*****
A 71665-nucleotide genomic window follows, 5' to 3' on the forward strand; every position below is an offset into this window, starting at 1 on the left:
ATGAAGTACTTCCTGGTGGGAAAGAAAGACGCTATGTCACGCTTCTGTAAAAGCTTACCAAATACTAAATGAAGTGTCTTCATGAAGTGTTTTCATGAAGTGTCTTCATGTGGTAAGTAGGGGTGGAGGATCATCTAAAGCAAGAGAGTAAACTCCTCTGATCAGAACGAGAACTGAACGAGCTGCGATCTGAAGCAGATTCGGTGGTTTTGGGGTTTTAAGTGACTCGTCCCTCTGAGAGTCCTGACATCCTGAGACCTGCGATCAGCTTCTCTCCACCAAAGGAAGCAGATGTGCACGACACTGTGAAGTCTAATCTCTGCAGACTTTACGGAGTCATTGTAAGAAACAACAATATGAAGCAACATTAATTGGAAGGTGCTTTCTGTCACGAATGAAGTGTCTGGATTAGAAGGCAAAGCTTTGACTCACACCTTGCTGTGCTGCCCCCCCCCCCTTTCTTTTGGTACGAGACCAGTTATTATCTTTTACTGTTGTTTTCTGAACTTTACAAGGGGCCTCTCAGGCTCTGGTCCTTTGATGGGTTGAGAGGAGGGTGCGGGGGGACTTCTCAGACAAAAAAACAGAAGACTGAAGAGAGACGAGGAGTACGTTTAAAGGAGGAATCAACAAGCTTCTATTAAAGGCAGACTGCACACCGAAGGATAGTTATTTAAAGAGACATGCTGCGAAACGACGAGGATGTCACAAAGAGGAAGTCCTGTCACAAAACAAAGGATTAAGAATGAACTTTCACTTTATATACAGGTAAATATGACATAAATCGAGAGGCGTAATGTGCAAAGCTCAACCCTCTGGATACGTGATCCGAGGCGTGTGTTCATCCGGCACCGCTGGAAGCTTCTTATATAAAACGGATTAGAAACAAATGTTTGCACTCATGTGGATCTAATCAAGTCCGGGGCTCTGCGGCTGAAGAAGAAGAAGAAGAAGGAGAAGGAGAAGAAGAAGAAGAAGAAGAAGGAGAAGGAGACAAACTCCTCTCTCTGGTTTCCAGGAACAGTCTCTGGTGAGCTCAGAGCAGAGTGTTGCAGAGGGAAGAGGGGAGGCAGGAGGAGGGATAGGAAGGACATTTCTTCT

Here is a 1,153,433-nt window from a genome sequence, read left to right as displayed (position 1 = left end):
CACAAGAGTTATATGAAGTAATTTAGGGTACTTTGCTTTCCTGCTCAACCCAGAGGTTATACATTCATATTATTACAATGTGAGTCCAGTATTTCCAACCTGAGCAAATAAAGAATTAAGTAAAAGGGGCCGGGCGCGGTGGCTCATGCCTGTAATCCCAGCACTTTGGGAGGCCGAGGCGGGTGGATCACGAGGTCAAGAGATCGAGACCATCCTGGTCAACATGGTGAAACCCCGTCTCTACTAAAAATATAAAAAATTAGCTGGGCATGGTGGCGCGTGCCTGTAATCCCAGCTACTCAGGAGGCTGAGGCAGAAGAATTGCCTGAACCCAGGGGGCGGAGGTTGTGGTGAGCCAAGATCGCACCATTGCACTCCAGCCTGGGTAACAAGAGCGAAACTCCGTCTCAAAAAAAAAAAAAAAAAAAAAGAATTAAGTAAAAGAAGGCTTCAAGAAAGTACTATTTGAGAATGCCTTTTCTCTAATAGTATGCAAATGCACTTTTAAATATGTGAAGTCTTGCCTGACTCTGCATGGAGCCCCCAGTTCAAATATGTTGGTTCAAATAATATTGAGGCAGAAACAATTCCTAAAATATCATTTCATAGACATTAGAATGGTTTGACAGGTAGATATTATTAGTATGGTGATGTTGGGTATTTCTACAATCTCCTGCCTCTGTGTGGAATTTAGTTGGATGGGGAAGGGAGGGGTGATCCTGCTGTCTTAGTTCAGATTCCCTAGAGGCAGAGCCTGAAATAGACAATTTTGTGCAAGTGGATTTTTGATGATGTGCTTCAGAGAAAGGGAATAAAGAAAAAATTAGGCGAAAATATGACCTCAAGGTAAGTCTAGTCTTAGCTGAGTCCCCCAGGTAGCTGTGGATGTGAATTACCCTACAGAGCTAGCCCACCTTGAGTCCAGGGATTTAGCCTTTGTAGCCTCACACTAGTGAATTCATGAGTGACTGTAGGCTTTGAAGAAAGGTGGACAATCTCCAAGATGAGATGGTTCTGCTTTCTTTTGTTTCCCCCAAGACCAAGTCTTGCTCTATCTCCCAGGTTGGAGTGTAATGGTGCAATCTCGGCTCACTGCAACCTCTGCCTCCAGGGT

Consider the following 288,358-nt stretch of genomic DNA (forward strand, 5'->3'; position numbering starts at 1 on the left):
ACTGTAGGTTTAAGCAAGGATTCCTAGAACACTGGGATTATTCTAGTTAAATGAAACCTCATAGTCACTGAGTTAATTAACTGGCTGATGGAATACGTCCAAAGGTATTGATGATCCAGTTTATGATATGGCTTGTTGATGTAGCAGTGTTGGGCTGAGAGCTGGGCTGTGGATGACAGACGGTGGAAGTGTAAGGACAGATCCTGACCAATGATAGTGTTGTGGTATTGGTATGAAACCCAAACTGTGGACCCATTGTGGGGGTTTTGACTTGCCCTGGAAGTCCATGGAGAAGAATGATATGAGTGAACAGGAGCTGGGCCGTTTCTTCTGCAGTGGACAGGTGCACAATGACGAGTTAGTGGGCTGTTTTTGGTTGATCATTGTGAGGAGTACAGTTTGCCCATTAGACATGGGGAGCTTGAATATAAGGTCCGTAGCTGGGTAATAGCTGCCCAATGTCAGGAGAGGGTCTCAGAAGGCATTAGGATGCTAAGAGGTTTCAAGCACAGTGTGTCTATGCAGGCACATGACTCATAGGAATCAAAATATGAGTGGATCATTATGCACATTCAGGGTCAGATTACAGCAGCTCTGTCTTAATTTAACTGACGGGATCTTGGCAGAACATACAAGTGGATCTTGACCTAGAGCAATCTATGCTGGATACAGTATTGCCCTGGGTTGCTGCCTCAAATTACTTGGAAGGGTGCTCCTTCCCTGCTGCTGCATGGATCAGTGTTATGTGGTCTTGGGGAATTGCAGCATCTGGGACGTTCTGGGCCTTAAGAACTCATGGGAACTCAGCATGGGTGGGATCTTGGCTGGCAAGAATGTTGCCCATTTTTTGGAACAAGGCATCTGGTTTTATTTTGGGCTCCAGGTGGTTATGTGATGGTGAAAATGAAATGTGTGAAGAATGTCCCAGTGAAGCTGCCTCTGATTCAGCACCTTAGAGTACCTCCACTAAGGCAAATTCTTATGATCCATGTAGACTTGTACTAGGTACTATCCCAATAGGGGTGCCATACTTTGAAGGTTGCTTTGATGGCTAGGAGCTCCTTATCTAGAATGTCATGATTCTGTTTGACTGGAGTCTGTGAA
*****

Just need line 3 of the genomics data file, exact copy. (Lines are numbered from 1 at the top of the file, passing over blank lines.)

Here is a 1,153,433-nt window from a genome sequence, read left to right as displayed (position 1 = left end):